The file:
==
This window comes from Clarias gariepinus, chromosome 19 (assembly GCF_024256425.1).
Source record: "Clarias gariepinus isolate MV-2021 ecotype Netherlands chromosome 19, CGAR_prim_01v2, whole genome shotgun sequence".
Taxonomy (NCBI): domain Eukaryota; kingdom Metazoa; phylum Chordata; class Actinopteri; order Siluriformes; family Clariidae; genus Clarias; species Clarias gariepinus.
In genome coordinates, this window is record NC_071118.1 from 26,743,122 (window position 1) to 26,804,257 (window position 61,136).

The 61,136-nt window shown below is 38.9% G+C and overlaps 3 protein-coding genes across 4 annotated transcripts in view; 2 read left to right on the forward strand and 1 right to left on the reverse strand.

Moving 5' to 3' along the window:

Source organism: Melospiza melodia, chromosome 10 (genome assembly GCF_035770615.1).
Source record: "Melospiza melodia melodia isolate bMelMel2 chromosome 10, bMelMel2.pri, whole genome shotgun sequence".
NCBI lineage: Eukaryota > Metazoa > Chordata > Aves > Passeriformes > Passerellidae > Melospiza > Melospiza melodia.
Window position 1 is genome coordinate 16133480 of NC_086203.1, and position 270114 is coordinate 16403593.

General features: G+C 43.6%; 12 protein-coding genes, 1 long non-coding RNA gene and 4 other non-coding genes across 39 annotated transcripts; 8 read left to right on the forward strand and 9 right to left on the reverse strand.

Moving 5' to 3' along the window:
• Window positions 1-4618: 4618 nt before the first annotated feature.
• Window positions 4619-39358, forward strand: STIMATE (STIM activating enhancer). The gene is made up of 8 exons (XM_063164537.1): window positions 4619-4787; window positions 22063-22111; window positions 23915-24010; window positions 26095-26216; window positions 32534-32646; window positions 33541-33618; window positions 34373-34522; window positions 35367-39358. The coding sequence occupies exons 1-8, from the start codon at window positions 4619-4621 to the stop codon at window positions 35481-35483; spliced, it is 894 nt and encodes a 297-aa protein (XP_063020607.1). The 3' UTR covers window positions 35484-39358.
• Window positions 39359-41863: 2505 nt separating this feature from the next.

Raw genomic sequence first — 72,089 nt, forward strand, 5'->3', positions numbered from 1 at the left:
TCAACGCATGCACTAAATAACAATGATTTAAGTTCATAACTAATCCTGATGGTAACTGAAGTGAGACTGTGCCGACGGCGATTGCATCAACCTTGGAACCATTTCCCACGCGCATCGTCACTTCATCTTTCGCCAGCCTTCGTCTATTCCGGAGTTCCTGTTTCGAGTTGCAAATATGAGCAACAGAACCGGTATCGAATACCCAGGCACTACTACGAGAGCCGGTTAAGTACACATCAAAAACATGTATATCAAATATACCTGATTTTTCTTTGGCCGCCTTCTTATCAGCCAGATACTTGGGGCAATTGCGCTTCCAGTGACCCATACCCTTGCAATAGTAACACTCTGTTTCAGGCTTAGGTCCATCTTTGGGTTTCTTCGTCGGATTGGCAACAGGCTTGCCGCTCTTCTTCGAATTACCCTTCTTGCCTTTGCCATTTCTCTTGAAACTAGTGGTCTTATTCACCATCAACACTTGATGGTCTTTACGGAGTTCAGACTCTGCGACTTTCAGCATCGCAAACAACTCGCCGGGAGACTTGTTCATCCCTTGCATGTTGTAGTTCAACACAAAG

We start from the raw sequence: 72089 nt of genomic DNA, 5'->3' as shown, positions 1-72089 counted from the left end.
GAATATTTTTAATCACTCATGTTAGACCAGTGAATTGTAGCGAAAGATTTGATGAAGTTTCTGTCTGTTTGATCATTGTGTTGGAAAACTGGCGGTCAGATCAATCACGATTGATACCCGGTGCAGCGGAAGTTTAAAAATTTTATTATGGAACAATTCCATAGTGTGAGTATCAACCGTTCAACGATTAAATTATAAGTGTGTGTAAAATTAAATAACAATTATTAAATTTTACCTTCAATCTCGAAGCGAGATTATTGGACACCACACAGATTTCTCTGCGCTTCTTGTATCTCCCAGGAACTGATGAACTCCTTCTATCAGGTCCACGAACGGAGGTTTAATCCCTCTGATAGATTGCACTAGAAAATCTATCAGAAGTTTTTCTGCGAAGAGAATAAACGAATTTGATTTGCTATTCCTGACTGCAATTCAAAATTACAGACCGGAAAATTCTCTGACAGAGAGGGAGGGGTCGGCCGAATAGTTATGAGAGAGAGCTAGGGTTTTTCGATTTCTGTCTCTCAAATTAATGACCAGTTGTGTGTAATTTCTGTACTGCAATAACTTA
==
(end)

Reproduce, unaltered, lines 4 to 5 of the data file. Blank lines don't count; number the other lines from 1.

In genome coordinates, this window is record NC_071118.1 from 26,743,122 (window position 1) to 26,804,257 (window position 61,136).

The 61,136-nt window shown below is 38.9% G+C and overlaps 3 protein-coding genes across 4 annotated transcripts in view; 2 read left to right on the forward strand and 1 right to left on the reverse strand.